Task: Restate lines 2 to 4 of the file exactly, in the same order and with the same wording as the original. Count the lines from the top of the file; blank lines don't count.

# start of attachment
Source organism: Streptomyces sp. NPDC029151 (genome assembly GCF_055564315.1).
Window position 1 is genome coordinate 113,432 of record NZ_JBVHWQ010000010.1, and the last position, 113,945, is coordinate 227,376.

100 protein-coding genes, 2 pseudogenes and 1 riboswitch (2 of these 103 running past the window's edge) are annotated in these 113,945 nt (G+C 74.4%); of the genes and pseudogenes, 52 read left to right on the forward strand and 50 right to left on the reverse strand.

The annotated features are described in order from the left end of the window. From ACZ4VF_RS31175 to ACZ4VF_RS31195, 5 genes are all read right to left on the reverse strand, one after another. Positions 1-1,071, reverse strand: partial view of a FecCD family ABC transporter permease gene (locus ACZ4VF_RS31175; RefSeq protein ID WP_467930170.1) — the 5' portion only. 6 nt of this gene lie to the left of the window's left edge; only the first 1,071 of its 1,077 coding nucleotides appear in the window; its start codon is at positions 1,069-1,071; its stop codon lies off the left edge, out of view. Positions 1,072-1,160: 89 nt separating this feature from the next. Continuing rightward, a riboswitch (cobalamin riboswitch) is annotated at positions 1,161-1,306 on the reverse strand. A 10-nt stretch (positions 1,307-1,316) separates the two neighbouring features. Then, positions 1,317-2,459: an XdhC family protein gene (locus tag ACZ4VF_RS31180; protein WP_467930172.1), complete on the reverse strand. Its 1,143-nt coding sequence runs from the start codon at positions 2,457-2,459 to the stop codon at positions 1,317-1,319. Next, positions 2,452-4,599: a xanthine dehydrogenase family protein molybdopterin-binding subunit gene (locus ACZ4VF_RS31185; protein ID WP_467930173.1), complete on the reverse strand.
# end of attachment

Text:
Window position 1 is genome coordinate 113,432 of record NZ_JBVHWQ010000010.1, and the last position, 113,945, is coordinate 227,376.

100 protein-coding genes, 2 pseudogenes and 1 riboswitch (2 of these 103 running past the window's edge) are annotated in these 113,945 nt (G+C 74.4%); of the genes and pseudogenes, 52 read left to right on the forward strand and 50 right to left on the reverse strand.

The annotated features are described in order from the left end of the window. From ACZ4VF_RS31175 to ACZ4VF_RS31195, 5 genes are all read right to left on the reverse strand, one after another. Positions 1-1,071, reverse strand: partial view of a FecCD family ABC transporter permease gene (locus ACZ4VF_RS31175; RefSeq protein ID WP_467930170.1) — the 5' portion only. 6 nt of this gene lie to the left of the window's left edge; only the first 1,071 of its 1,077 coding nucleotides appear in the window; its start codon is at positions 1,069-1,071; its stop codon lies off the left edge, out of view. Positions 1,072-1,160: 89 nt separating this feature from the next. Continuing rightward, a riboswitch (cobalamin riboswitch) is annotated at positions 1,161-1,306 on the reverse strand. A 10-nt stretch (positions 1,307-1,316) separates the two neighbouring features. Then, positions 1,317-2,459: an XdhC family protein gene (locus tag ACZ4VF_RS31180; protein WP_467930172.1), complete on the reverse strand. Its 1,143-nt coding sequence runs from the start codon at positions 2,457-2,459 to the stop codon at positions 1,317-1,319. Next, positions 2,452-4,599: a xanthine dehydrogenase family protein molybdopterin-binding subunit gene (locus ACZ4VF_RS31185; protein ID WP_467930173.1), complete on the reverse strand.